Monday, May 2, 2011

Election bills up in the Legislature Tuesday, May 3

Both the Senate and Assembly's election committees will hold hearings on Tuesday, May 3 to take up a number of bills that would impact California elections.

The Senate Elections Committee is meeting at 1:30 in Room 3191 at the State Capitol; though no webcast is available, there is an audio stream of the hearing offered online.  Bills to be taken up by this committee tomorrow include SB 397/Yee, which would allow counties to implement online voter registration; SB 334/Desaulnier, which would require the Secretary of State to identify and publish in the ballot pamphlet the top five donors supporting or opposing propositions; SB 908/Runner would allow military overseas voters and their families to submit ballots via email; SB 202/Hancock would increase the initiative filing fee from $200 to $,2000; SB 448/DeSaulnier would require initiative petition circulators to wear a badge stating whether their were volunteers or paid; and SB 348/Correa, which make vote-by-mail ballots eligible to be counted as long as they are postmarked by election day and received within six days of the election (under current law, VBM ballots must be received by Election Day in order to be counted); and SB 641/Calderon would provide opportunities for Californians to register and vote after the 15 day voter registration deadline.

The Assembly Elections Committee is meeting at the same time, in room 444 at 1:30 at the State Capitol on Tuesday.  The Assembly's Daily File shows numerous bills will also be heard by this committee, and an audio feed is also available online.  One bill in particular that I am paying attention to is AB 1146/Norby, which would raise the threshold for itemizing campaign contributions and independent expenditures from the current level of $100 to $200, thus enabling more donors to remain anonymous.

SacBee - Online Voter Registration Long Overdue

The May 1, 2011 edition of the Sacramento Bee featured this editorial about the need to implement online voter registration in California.  Excerpts are featured below.

Think about 6.4 million people. That's more people than live in 34 of the 50 states. It's also the number of Californians who are eligible to vote but are not registered.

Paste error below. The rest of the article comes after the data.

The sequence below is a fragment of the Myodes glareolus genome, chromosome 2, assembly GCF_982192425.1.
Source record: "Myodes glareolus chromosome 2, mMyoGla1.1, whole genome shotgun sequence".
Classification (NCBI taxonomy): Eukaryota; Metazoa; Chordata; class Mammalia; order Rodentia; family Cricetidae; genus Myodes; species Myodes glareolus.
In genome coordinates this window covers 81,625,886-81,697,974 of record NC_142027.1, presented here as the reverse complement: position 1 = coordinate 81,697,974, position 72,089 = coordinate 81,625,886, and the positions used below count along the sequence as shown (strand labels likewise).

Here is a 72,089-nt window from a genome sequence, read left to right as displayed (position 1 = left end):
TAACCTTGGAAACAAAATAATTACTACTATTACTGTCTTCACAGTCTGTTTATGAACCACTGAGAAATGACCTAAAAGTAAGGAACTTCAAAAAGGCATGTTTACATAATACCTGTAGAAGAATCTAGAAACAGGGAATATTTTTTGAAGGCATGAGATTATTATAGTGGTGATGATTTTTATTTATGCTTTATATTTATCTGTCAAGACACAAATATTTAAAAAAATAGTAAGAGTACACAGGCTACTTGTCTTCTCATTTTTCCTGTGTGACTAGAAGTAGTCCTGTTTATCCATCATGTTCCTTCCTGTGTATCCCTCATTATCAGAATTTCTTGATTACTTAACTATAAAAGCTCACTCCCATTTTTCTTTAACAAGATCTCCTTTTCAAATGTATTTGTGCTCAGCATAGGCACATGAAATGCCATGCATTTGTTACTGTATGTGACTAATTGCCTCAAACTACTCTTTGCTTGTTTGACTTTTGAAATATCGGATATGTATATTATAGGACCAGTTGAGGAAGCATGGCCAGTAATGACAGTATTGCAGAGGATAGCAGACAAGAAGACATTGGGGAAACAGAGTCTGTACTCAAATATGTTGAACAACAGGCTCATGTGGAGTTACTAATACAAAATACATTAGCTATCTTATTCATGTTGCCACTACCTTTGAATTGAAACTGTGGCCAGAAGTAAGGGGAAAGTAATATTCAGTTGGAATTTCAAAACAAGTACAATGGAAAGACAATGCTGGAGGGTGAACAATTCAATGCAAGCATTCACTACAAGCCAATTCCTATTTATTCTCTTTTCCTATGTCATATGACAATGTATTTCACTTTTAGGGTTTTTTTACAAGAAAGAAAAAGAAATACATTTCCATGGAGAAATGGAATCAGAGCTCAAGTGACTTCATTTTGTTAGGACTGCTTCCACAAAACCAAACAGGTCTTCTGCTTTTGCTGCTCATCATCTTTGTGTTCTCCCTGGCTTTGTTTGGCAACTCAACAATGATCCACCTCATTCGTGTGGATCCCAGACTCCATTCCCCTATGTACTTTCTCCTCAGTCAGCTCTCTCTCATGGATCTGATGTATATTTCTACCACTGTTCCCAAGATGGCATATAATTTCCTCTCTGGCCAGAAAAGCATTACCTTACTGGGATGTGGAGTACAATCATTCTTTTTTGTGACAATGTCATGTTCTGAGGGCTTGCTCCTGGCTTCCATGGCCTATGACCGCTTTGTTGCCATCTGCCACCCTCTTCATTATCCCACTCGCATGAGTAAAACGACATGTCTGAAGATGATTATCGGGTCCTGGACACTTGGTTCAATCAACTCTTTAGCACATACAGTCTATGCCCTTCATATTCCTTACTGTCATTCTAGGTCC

The Legislature approved online registration in 2008, to no avail. Clearly frustrated with delays and excuses, some lawmakers are plunging ahead with their own solutions.

Sen. Leland Yee, D-San Francisco, is carrying legislation that would authorize counties to permit online registration.
A county-by-county system is not the preferred method of registering voters. However, it may be the only solution, given the uncertain status of a statewide online voter registration.

Back to that number, 6.4 million people eligible to vote but not registered. That's more than are registered in all but five of the 50 states. Individuals should take it upon themselves to register. But California should make it as easy as logging onto a laptop.

The Economist looks at what's wrong with California

A recent edition of The Economist features a special report on "California's Dysfunctional Democracy". The magazine is full of fascinating articles about direct democracy and the state's fiscal and political problems.

In particular, The People's Will covers the pros and cons of our state's initiative process; War by Initiative tells the story of Prop. 13 and its impact; Burn the Wagons describes potential structural reforms to California governance (and features a quote from yours truly); Origin of the Species tells the story of how direct democracy came to be; A Lesson in Mediocrity tells how California's initiative process has impacted public education; The Withering Branch explains how the initiative process has weakened California's legislature; Stateside and Abroad compares the initiative process in other states and countries; What Do You Know? describes the shortcomings of California voter education; and Vox Populi or Hoi Polloi? examines the European Union's development of a referendum process.